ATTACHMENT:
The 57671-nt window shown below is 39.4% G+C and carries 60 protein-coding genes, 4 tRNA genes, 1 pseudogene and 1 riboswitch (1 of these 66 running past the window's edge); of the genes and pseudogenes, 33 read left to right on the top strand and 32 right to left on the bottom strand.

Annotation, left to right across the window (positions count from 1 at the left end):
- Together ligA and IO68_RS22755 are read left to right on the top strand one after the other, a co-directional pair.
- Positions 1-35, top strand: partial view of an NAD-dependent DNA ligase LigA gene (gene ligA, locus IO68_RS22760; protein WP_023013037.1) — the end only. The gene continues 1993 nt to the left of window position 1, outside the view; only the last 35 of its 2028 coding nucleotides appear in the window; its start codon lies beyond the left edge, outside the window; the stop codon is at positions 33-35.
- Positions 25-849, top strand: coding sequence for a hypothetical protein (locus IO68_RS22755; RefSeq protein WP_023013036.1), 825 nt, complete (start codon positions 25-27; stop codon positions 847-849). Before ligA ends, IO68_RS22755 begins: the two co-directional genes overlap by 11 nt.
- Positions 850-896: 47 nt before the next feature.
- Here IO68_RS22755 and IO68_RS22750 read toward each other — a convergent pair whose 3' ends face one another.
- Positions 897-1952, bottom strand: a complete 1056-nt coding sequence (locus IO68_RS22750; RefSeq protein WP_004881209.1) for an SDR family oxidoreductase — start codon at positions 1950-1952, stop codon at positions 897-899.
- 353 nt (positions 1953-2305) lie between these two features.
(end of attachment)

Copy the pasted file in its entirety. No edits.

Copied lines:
The 57671-nt window shown below is 39.4% G+C and carries 60 protein-coding genes, 4 tRNA genes, 1 pseudogene and 1 riboswitch (1 of these 66 running past the window's edge); of the genes and pseudogenes, 33 read left to right on the top strand and 32 right to left on the bottom strand.

Annotation, left to right across the window (positions count from 1 at the left end):
- Together ligA and IO68_RS22755 are read left to right on the top strand one after the other, a co-directional pair.
- Positions 1-35, top strand: partial view of an NAD-dependent DNA ligase LigA gene (gene ligA, locus IO68_RS22760; protein WP_023013037.1) — the end only. The gene continues 1993 nt to the left of window position 1, outside the view; only the last 35 of its 2028 coding nucleotides appear in the window; its start codon lies beyond the left edge, outside the window; the stop codon is at positions 33-35.
- Positions 25-849, top strand: coding sequence for a hypothetical protein (locus IO68_RS22755; RefSeq protein WP_023013036.1), 825 nt, complete (start codon positions 25-27; stop codon positions 847-849). Before ligA ends, IO68_RS22755 begins: the two co-directional genes overlap by 11 nt.
- Positions 850-896: 47 nt before the next feature.
- Here IO68_RS22755 and IO68_RS22750 read toward each other — a convergent pair whose 3' ends face one another.
- Positions 897-1952, bottom strand: a complete 1056-nt coding sequence (locus IO68_RS22750; RefSeq protein WP_004881209.1) for an SDR family oxidoreductase — start codon at positions 1950-1952, stop codon at positions 897-899.
- 353 nt (positions 1953-2305) lie between these two features.